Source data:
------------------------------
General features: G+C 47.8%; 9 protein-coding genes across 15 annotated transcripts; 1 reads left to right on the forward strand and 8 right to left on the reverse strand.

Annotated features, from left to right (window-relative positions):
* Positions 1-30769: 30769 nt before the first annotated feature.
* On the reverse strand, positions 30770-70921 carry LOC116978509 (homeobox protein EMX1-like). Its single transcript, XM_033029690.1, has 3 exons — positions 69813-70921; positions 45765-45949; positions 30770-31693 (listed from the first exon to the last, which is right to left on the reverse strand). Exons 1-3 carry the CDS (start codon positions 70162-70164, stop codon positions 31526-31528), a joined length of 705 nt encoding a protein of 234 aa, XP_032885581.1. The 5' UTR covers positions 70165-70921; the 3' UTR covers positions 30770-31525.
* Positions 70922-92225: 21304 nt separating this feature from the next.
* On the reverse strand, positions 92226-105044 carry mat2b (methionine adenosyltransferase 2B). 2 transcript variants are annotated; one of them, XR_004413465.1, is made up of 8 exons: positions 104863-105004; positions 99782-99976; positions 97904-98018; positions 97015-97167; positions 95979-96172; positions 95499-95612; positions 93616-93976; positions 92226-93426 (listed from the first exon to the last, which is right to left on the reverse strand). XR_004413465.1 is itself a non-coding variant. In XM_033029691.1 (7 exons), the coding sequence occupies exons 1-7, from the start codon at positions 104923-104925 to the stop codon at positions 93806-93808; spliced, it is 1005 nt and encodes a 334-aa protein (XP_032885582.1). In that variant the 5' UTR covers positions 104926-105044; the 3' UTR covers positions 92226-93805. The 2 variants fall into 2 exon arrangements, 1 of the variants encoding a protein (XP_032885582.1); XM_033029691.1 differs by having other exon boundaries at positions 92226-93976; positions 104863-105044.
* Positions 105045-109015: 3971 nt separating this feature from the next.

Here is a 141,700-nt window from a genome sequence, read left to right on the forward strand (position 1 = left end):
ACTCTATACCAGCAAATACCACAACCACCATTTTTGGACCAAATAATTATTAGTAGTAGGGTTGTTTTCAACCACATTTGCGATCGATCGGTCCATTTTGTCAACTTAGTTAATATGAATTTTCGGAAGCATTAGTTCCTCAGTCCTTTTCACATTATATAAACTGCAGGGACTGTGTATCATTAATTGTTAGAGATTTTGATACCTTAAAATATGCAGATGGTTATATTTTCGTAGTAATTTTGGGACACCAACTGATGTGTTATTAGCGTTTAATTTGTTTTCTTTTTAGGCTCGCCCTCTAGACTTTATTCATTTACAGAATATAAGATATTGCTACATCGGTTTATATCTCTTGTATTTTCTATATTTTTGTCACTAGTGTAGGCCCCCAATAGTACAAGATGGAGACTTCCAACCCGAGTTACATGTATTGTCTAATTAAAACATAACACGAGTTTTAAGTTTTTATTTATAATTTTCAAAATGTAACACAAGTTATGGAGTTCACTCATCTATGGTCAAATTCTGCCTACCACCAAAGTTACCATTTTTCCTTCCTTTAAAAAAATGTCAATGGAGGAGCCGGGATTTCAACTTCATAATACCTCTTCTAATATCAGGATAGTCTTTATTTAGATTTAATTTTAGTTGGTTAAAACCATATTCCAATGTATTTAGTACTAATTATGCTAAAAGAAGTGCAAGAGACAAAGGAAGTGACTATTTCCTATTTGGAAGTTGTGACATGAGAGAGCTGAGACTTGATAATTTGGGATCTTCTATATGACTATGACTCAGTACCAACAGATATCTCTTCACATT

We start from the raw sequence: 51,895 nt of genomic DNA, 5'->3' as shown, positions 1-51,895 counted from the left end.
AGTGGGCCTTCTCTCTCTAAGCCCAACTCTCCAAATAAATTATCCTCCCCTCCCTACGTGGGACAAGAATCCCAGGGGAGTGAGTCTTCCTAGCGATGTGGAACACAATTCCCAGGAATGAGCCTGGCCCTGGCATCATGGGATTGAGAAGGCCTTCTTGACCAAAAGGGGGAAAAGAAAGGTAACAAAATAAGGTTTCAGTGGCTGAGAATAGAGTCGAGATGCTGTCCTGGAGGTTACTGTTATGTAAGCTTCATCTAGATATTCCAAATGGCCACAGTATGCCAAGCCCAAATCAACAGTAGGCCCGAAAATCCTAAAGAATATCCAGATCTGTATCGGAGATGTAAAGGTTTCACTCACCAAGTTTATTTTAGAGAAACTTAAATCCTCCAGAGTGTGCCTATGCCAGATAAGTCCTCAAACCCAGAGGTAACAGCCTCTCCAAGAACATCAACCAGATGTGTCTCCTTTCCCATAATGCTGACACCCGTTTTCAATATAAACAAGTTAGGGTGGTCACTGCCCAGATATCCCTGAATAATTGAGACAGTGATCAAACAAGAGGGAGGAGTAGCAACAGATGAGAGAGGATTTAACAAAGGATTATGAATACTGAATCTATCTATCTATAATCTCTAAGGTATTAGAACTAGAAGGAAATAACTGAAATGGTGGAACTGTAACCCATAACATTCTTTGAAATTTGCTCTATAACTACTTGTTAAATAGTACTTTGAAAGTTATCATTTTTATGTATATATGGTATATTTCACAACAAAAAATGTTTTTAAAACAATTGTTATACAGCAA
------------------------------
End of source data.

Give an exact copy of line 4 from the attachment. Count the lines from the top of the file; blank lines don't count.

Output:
* On the reverse strand, positions 30770-70921 carry LOC116978509 (homeobox protein EMX1-like). Its single transcript, XM_033029690.1, has 3 exons — positions 69813-70921; positions 45765-45949; positions 30770-31693 (listed from the first exon to the last, which is right to left on the reverse strand). Exons 1-3 carry the CDS (start codon positions 70162-70164, stop codon positions 31526-31528), a joined length of 705 nt encoding a protein of 234 aa, XP_032885581.1. The 5' UTR covers positions 70165-70921; the 3' UTR covers positions 30770-31525.